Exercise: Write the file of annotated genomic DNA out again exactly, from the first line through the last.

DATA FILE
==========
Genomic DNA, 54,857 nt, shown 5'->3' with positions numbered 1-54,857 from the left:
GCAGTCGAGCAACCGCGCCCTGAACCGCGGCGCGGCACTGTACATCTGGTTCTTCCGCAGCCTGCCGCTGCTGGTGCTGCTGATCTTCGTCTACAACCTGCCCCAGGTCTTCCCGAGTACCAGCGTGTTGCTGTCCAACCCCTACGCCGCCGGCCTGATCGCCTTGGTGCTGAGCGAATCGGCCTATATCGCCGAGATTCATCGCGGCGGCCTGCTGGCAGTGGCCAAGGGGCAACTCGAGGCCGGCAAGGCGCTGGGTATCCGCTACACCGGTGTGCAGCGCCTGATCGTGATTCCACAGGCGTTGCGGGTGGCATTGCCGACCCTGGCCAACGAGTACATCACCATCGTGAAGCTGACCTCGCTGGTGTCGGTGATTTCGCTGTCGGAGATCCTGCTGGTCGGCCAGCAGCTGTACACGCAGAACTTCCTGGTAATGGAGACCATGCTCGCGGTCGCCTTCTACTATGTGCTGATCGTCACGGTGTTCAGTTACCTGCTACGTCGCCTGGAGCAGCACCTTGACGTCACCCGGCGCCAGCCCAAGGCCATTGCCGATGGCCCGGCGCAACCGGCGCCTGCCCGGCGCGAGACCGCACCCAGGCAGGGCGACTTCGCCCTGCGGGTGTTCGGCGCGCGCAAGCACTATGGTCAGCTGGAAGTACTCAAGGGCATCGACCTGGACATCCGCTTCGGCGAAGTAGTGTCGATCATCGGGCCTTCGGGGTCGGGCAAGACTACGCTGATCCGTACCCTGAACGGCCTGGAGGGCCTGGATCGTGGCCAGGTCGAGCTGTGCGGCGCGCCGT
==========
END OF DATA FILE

Genomic DNA, 54,857 nt, shown 5'->3' with positions numbered 1-54,857 from the left:
GCAGTCGAGCAACCGCGCCCTGAACCGCGGCGCGGCACTGTACATCTGGTTCTTCCGCAGCCTGCCGCTGCTGGTGCTGCTGATCTTCGTCTACAACCTGCCCCAGGTCTTCCCGAGTACCAGCGTGTTGCTGTCCAACCCCTACGCCGCCGGCCTGATCGCCTTGGTGCTGAGCGAATCGGCCTATATCGCCGAGATTCATCGCGGCGGCCTGCTGGCAGTGGCCAAGGGGCAACTCGAGGCCGGCAAGGCGCTGGGTATCCGCTACACCGGTGTGCAGCGCCTGATCGTGATTCCACAGGCGTTGCGGGTGGCATTGCCGACCCTGGCCAACGAGTACATCACCATCGTGAAGCTGACCTCGCTGGTGTCGGTGATTTCGCTGTCGGAGATCCTGCTGGTCGGCCAGCAGCTGTACACGCAGAACTTCCTGGTAATGGAGACCATGCTCGCGGTCGCCTTCTACTATGTGCTGATCGTCACGGTGTTCAGTTACCTGCTACGTCGCCTGGAGCAGCACCTTGACGTCACCCGGCGCCAGCCCAAGGCCATTGCCGATGGCCCGGCGCAACCGGCGCCTGCCCGGCGCGAGACCGCACCCAGGCAGGGCGACTTCGCCCTGCGGGTGTTCGGCGCGCGCAAGCACTATGGTCAGCTGGAAGTACTCAAGGGCATCGACCTGGACATCCGCTTCGGCGAAGTAGTGTCGATCATCGGGCCTTCGGGGTCGGGCAAGACTACGCTGATCCGTACCCTGAACGGCCTGGAGGGCCTGGATCGTGGCCAGGTCGAGCTGTGCGGCGCGCCGT